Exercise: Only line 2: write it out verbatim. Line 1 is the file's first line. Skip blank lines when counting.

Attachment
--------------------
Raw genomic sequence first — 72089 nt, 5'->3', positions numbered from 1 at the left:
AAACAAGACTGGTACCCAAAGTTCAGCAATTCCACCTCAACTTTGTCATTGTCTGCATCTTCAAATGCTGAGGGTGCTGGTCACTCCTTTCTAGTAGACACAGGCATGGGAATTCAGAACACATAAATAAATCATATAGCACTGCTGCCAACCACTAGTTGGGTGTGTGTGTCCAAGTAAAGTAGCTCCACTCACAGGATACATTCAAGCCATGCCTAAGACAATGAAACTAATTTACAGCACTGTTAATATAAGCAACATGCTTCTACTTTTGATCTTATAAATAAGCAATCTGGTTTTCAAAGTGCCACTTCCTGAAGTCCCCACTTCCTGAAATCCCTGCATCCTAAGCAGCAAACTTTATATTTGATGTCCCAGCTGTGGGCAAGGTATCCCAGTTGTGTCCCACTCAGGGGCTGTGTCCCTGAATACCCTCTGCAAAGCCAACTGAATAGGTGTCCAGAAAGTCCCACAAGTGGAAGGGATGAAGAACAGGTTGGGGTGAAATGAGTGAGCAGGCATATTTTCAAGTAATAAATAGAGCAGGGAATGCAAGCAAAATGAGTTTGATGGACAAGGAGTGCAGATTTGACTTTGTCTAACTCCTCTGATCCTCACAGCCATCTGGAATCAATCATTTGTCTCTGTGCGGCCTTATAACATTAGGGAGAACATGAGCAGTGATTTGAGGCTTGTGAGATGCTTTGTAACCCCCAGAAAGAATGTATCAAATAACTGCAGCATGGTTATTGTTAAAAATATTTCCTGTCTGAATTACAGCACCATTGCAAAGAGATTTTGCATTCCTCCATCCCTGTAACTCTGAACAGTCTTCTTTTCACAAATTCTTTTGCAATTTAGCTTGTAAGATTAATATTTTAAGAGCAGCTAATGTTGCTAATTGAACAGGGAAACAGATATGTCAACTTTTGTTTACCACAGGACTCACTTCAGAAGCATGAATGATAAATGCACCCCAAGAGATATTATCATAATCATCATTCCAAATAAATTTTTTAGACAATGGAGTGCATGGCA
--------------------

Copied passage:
AAACAAGACTGGTACCCAAAGTTCAGCAATTCCACCTCAACTTTGTCATTGTCTGCATCTTCAAATGCTGAGGGTGCTGGTCACTCCTTTCTAGTAGACACAGGCATGGGAATTCAGAACACATAAATAAATCATATAGCACTGCTGCCAACCACTAGTTGGGTGTGTGTGTCCAAGTAAAGTAGCTCCACTCACAGGATACATTCAAGCCATGCCTAAGACAATGAAACTAATTTACAGCACTGTTAATATAAGCAACATGCTTCTACTTTTGATCTTATAAATAAGCAATCTGGTTTTCAAAGTGCCACTTCCTGAAGTCCCCACTTCCTGAAATCCCTGCATCCTAAGCAGCAAACTTTATATTTGATGTCCCAGCTGTGGGCAAGGTATCCCAGTTGTGTCCCACTCAGGGGCTGTGTCCCTGAATACCCTCTGCAAAGCCAACTGAATAGGTGTCCAGAAAGTCCCACAAGTGGAAGGGATGAAGAACAGGTTGGGGTGAAATGAGTGAGCAGGCATATTTTCAAGTAATAAATAGAGCAGGGAATGCAAGCAAAATGAGTTTGATGGACAAGGAGTGCAGATTTGACTTTGTCTAACTCCTCTGATCCTCACAGCCATCTGGAATCAATCATTTGTCTCTGTGCGGCCTTATAACATTAGGGAGAACATGAGCAGTGATTTGAGGCTTGTGAGATGCTTTGTAACCCCCAGAAAGAATGTATCAAATAACTGCAGCATGGTTATTGTTAAAAATATTTCCTGTCTGAATTACAGCACCATTGCAAAGAGATTTTGCATTCCTCCATCCCTGTAACTCTGAACAGTCTTCTTTTCACAAATTCTTTTGCAATTTAGCTTGTAAGATTAATATTTTAAGAGCAGCTAATGTTGCTAATTGAACAGGGAAACAGATATGTCAACTTTTGTTTACCACAGGACTCACTTCAGAAGCATGAATGATAAATGCACCCCAAGAGATATTATCATAATCATCATTCCAAATAAATTTTTTAGACAATGGAGTGCATGGCA